Executive Order 13985 – Everything you need to know about an Important but Little-known Federal Directive
Executive Order 13985 was issued on day one of the Biden-Harris administration for the purpose of advancing equity and decreasing barriers to opportunity among racial and ethnic minorities. It has been nearly eight months since its passage, and the order has since laid the foundation for several important economic development initiatives.
Despite its importance, it is rarely discussed outside of D.C. policy circles, and it has not received vast, wall-to-wall media coverage like the $3.5 trillion Infrastructure Bill. However, it’s a fairly important directive and one that members of the supplier diversity and minority business communities would do well to follow.
Below is a brief overview of Executive Order 13985 as well as its implications for the recovery and growth of minority-owned firms in a post-COVID-19 economy.
What is Executive Order 13985?
Executive Order (E.O.) 13985, Advancing Racial Equity and Support for Underserved Communities Through the Federal Government, was implemented on January 27, 2021. The E.O. calls for a Whole-of-Government Approach (WGA) in which federal agencies collaborate to reduce disparities and barriers to opportunity for underserved and marginalized communities. In a presentation delivered during Minority Enterprise Development (MED) Week 2021, Director of Domestic Policy Council Susan Rice explained that the goal of the E.O. is to root out systemic racism and reduce equity disparities. According to Rice, racial wealth gaps are “larger than ever” owing to the COVID-19 pandemic, and since wealth accumulates across generations, these gaps are compounding in nature. For example, a study published by Northwestern University in June of 2020 found that the median Black American family has thirteen cents for every one dollar in wealth held by White families.
The Build Back Better Agenda
Rice explains that the W.G.A. of E.O. 13985 lays the foundation for President Biden’s Build Back Better Agenda, described in a White House June 2021 Fact Sheet as “an ambitious plan to create jobs, cut taxes, and lower costs for working families – all paid for by making the tax code fairer and making the wealthiest and large corporations pay their fair share”. The Build Back Better agenda will assist underserved minorities by creating intergenerational wealth via entrepreneurship and homeownership, reducing healthcare costs, and increasing access to education and childcare. The E.O. outlines several programs and policies pursuant to these goals.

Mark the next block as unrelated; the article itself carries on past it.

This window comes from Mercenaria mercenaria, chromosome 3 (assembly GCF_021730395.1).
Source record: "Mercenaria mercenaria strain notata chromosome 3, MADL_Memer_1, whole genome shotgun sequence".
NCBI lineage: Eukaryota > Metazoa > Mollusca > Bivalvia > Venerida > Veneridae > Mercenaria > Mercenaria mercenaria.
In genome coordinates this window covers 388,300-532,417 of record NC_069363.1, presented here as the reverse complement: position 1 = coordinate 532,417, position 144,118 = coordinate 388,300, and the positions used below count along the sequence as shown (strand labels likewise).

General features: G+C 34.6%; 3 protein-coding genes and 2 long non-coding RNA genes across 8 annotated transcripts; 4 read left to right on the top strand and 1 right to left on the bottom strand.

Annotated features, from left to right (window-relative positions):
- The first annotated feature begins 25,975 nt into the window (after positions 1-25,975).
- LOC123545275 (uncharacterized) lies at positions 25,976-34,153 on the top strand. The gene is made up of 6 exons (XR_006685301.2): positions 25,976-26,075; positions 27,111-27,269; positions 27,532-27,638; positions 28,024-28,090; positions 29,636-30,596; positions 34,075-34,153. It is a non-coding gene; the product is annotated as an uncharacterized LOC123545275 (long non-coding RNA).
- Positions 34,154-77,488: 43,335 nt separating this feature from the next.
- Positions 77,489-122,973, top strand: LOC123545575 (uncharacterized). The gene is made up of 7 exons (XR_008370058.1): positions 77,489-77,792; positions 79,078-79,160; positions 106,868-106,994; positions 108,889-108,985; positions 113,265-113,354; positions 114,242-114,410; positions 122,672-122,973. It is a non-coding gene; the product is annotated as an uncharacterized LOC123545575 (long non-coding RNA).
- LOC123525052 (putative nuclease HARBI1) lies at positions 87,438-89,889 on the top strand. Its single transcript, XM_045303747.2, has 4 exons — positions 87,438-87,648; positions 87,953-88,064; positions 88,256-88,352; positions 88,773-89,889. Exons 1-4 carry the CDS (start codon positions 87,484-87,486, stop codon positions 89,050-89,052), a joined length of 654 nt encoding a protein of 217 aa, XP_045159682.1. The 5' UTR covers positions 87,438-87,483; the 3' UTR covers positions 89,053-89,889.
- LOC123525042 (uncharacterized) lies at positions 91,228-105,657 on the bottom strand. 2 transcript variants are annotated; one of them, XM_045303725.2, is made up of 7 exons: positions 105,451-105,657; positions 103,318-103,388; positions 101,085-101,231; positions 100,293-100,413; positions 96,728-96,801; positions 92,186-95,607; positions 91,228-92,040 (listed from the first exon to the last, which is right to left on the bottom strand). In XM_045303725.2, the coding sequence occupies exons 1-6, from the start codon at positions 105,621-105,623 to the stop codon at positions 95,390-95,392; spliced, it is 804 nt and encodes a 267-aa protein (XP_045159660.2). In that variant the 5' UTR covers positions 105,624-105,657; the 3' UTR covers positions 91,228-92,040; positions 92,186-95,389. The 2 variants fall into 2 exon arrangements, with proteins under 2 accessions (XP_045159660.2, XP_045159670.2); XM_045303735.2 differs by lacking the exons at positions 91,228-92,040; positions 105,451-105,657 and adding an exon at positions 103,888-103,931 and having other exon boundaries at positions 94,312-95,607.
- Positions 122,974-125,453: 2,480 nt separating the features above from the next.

Federal Agencies Will Conduct Equity Assessments and Develop Action Plans
Historically, a mere 10% of U.S. federal government procurement is conducted with small and disadvantaged business enterprises. On the centennial anniversary of the Black Wall Street race riots in Tulsa, Oklahoma, President Biden announced a plan to grow federal contracting with small disadvantaged businesses by 50 percent, translating to an additional $100 billion over five years.
To expedite this process, the E.O. mandates that federal agencies conduct internal equity assessments and then develop action plans resultant to these assessments. As part of this initiative, the Office of Management and Budget (OMB) will survey best practices to assess equity and report their findings to the Office of the President. The Director of OMB will then consult with agency heads to review select programs and policies using best practices, and then assess whether underserved communities and their members face any systemic barriers in accessing benefits pursuant to these programs and policies. Once assessments are complete, federal agencies will develop action plans to reduce disparities and advance fairness and opportunity in their programming and procurement processes.
The EO Establishes an Equitable Data Working Group
The EO established a multi-disciplinary Equitable Data Working Group comprised of government leaders in policy, statistics, information technology, and data science.
The working group was designed with three specific outcomes in mind:
- To obtain higher-quality data. Per the order, “a first step to promoting equity in Government action is to gather the data necessary to inform that effort.”
- To improve policy and program design
- To ensure that historically underserved populations receive assistance and resources.
According to an update published by the White House on July 27, 2021, “because Federal data are often not available by race, ethnicity, sexual orientation and gender identity, disability, income, region, veteran status, or other crucial demographic variables, the Equitable Data Working Group is tasked with identifying inadequacies in our existing Federal data collection infrastructure and laying out a strategy for improving equitable data practices in the Federal government.”